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BY COLIN MIXSON
A State Supreme Court judge ruled on Monday that a Murray Street landlord illegally revoked his tenants’ rent stabilization benefits — and then took the unusual step of ordering the property owner to pay back his renters for steep rent hikes that should never have occurred.
Justice Carol Edmead’s decision represents the most substantial judicial victory yet for tenants battling landlords over rent stabilization they claim is mandated through a state tax program that saves developers millions, according to the tenants’ lawyer.
“This is certainly the most comprehensive decision yet,” said Serge Joseph.
Back in 1995, the state legislature offered developers enviable tax breaks in exchange for renovating deteriorating Downtown office buildings for residential use in a program known as 421-g.
Written into the bill was a provision requiring landlords provide tenants rent stabilization, which caps annual rent increases at rates set by the city’s Rent Guidelines Board, and ensures tenants an opportunity to renew their leases.
But Downtown landlords have long argued the tax program is subject to luxury deregulation rules, which removes rental units costing more than $2,700-per month from rent stabilization, and tenants at various properties have been forced to duke it out with landlords in court.
Justice Edmead’s decision joins three other rulings the state’s courts on the matter, and brings tenants and landlords into an uneasy equilibrium with two victories each.
Most notably, Supreme Court Justice Shlomo Hagler ruled in favor of the landlord at 85 John St. in May, with Hagler relying heavily on a letter written by former Mayor Rudy Giuliani that was read into the legislative record by former Senate Republican Leader Joseph Bruno just before his colleagues voted on the 421-g bill, in which Giuliani claimed luxury-deregulation rules applied to the new tax law.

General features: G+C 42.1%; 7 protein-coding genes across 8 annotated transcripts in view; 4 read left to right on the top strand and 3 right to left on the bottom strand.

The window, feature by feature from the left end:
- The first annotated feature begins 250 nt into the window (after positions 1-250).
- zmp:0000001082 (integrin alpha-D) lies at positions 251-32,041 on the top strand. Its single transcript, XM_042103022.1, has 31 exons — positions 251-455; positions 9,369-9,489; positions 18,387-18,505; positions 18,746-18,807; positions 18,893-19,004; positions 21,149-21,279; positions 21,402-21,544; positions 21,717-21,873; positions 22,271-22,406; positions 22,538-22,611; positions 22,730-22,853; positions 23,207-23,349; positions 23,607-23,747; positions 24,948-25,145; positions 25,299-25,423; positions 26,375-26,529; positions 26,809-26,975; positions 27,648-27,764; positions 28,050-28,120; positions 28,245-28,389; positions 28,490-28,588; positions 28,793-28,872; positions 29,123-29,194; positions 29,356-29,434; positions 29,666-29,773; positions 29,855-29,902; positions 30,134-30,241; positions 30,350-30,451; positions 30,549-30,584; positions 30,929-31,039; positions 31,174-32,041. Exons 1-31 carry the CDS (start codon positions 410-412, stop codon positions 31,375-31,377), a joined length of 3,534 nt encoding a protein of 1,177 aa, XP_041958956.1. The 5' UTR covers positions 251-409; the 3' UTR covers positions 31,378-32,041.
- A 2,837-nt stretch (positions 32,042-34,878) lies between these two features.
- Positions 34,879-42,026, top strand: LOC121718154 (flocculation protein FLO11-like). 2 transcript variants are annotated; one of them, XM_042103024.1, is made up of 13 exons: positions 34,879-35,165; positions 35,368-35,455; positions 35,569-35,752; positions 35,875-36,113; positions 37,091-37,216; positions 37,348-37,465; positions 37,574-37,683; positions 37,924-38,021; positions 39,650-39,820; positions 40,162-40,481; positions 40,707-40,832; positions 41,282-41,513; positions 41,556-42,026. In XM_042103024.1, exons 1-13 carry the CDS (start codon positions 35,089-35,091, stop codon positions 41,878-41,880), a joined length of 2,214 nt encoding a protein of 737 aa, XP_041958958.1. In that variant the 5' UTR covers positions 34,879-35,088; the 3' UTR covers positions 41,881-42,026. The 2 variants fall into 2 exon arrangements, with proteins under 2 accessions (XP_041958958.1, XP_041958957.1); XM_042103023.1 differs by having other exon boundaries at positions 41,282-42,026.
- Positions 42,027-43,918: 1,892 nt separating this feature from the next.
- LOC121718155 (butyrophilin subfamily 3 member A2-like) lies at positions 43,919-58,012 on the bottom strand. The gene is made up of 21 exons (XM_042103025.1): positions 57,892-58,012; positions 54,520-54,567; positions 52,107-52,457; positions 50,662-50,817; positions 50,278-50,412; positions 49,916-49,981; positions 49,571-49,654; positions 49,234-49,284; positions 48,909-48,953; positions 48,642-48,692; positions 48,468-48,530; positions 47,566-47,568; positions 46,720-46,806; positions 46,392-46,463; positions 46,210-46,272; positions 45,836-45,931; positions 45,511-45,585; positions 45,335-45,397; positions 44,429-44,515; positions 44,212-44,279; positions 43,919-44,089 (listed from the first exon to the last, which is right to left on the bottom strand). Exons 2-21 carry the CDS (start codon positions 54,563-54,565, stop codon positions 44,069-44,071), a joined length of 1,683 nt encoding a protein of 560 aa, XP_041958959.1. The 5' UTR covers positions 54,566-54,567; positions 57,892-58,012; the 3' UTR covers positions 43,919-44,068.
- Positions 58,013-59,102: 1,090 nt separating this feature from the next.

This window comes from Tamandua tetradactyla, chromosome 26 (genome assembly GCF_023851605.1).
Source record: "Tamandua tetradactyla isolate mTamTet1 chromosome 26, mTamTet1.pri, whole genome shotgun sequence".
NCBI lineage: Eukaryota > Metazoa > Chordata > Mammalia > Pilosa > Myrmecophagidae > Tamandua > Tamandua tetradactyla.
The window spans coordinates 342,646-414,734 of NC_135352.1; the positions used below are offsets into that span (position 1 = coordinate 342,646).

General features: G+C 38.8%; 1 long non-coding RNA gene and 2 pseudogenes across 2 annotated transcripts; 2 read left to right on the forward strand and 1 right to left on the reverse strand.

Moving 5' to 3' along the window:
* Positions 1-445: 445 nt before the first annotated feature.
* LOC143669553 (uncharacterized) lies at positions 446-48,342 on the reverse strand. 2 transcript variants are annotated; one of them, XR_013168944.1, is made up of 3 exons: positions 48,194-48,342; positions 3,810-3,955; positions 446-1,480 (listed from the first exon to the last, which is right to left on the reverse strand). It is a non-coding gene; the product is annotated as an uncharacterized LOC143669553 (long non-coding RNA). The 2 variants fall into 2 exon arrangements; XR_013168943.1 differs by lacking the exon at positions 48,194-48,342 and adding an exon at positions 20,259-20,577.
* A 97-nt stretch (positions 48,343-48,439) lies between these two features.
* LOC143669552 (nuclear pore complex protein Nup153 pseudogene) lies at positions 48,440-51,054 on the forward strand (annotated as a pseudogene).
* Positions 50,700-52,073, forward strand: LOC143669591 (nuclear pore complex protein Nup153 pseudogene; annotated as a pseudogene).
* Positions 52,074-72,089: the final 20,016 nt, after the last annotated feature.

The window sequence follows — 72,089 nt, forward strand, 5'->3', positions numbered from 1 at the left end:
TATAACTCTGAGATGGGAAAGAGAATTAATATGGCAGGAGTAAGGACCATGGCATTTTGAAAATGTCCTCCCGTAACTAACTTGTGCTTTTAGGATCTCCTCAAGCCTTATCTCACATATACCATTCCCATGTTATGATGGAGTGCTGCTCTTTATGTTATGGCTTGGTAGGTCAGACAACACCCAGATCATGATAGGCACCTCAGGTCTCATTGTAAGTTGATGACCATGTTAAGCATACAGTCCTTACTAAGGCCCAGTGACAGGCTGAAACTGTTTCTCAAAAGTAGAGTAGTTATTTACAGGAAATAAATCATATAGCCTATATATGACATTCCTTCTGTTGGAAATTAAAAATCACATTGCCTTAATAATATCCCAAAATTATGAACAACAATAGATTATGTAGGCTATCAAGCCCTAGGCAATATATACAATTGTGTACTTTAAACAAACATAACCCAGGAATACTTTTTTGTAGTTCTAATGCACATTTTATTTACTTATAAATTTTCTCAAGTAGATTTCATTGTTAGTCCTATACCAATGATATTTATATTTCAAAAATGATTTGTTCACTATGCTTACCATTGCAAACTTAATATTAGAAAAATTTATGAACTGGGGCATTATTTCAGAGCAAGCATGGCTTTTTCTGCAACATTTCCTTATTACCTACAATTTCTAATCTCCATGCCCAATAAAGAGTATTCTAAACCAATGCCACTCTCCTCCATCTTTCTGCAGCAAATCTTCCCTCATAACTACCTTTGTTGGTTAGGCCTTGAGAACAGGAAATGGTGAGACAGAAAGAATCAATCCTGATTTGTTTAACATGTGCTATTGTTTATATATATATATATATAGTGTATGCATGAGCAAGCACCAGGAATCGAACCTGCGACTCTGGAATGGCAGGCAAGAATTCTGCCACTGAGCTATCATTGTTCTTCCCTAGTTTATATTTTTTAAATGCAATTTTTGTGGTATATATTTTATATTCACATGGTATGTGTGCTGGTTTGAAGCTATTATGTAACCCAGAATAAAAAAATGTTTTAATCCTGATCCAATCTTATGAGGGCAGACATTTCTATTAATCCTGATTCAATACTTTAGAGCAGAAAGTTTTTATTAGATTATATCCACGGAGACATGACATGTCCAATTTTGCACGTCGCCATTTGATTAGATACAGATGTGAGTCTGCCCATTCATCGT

Tenants have argued that the courts’ interpretation of a state law shouldn’t be affected by the letter, but rather should only be informed by the actual language of the statute — which makes no mention of luxury deregulation.
Edmead appears to agree with that philosophy. In her decision, she stated the law’s intent was clear enough that the bill’s “legislative history” was altogether inconsequential to the issue of rent stabilization.
“The parties contend that the legislative history of RPTL 421-g supports their respective positions,” Edmead wrote in her decision. “Inasmuch as section 421-g is unambiguous, as both parties also assert, the court needs not enter into that discussion.”
Attorney Joseph Burden, who represented the developer in both the 85 John Street case and in the case of 50 Murray Street, disagreed with Edmead’s ruling, and said if the legislation had been less ambiguous, then the courts wouldn’t be so conflicted over the issue.
“If all these judges are going different ways, wouldn’t you think it was unclear?” Burden said.
And while Edmead’s is the first decision requiring a landlord to pay back his tenants, it’s the developer’s decision to appeal that could have the widest ranging effect — if the Appellate Division of the Supreme Court decides to hear the case, it would result in the highest decision yet and set precedent for a clearly conflicted lower court.
“This could have an impact on that and others who live in 421-g housing,” said Burden.
Public Advocate Letitia James, who filed an amicus brief in the case in support of the tenants earlier this year along with many Downtown elected officials, said Edmead’s decision should send a message to other Lower Manhattan landlords in the 421-g program.
“This ruling should serve as a clear message that landlords will not get away with manipulating the law to take advantage of tenants,” said James. “421(g) was created to incentivize developers to maintain critical affordable housing, not illegally charge increased rents to hardworking New Yorkers. We will never stop fighting for the rights of tenants to live in safe, affordable housing.”